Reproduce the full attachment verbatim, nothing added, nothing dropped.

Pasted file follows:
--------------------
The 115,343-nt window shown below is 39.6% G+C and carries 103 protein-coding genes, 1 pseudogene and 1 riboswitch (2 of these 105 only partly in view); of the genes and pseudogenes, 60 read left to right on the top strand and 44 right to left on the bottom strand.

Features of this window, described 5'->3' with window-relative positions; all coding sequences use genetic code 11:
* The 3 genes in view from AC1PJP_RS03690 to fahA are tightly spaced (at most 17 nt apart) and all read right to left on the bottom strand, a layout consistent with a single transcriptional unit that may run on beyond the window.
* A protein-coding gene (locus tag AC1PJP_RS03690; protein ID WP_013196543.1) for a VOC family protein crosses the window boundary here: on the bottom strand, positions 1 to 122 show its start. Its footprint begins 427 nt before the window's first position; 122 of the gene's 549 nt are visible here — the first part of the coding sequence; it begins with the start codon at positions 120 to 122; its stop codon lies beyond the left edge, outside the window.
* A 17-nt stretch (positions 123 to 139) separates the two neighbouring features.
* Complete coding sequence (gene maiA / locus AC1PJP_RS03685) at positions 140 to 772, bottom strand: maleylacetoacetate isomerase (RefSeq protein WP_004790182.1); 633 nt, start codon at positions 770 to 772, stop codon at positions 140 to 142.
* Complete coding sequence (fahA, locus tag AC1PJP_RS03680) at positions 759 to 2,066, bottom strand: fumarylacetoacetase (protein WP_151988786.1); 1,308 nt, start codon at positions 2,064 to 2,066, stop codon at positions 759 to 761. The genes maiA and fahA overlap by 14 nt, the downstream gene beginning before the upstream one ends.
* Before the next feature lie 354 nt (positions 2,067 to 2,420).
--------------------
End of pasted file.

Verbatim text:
The 115,343-nt window shown below is 39.6% G+C and carries 103 protein-coding genes, 1 pseudogene and 1 riboswitch (2 of these 105 only partly in view); of the genes and pseudogenes, 60 read left to right on the top strand and 44 right to left on the bottom strand.

Features of this window, described 5'->3' with window-relative positions; all coding sequences use genetic code 11:
* The 3 genes in view from AC1PJP_RS03690 to fahA are tightly spaced (at most 17 nt apart) and all read right to left on the bottom strand, a layout consistent with a single transcriptional unit that may run on beyond the window.
* A protein-coding gene (locus tag AC1PJP_RS03690; protein ID WP_013196543.1) for a VOC family protein crosses the window boundary here: on the bottom strand, positions 1 to 122 show its start. Its footprint begins 427 nt before the window's first position; 122 of the gene's 549 nt are visible here — the first part of the coding sequence; it begins with the start codon at positions 120 to 122; its stop codon lies beyond the left edge, outside the window.
* A 17-nt stretch (positions 123 to 139) separates the two neighbouring features.
* Complete coding sequence (gene maiA / locus AC1PJP_RS03685) at positions 140 to 772, bottom strand: maleylacetoacetate isomerase (RefSeq protein WP_004790182.1); 633 nt, start codon at positions 770 to 772, stop codon at positions 140 to 142.
* Complete coding sequence (fahA, locus tag AC1PJP_RS03680) at positions 759 to 2,066, bottom strand: fumarylacetoacetase (protein WP_151988786.1); 1,308 nt, start codon at positions 2,064 to 2,066, stop codon at positions 759 to 761. The genes maiA and fahA overlap by 14 nt, the downstream gene beginning before the upstream one ends.
* Before the next feature lie 354 nt (positions 2,067 to 2,420).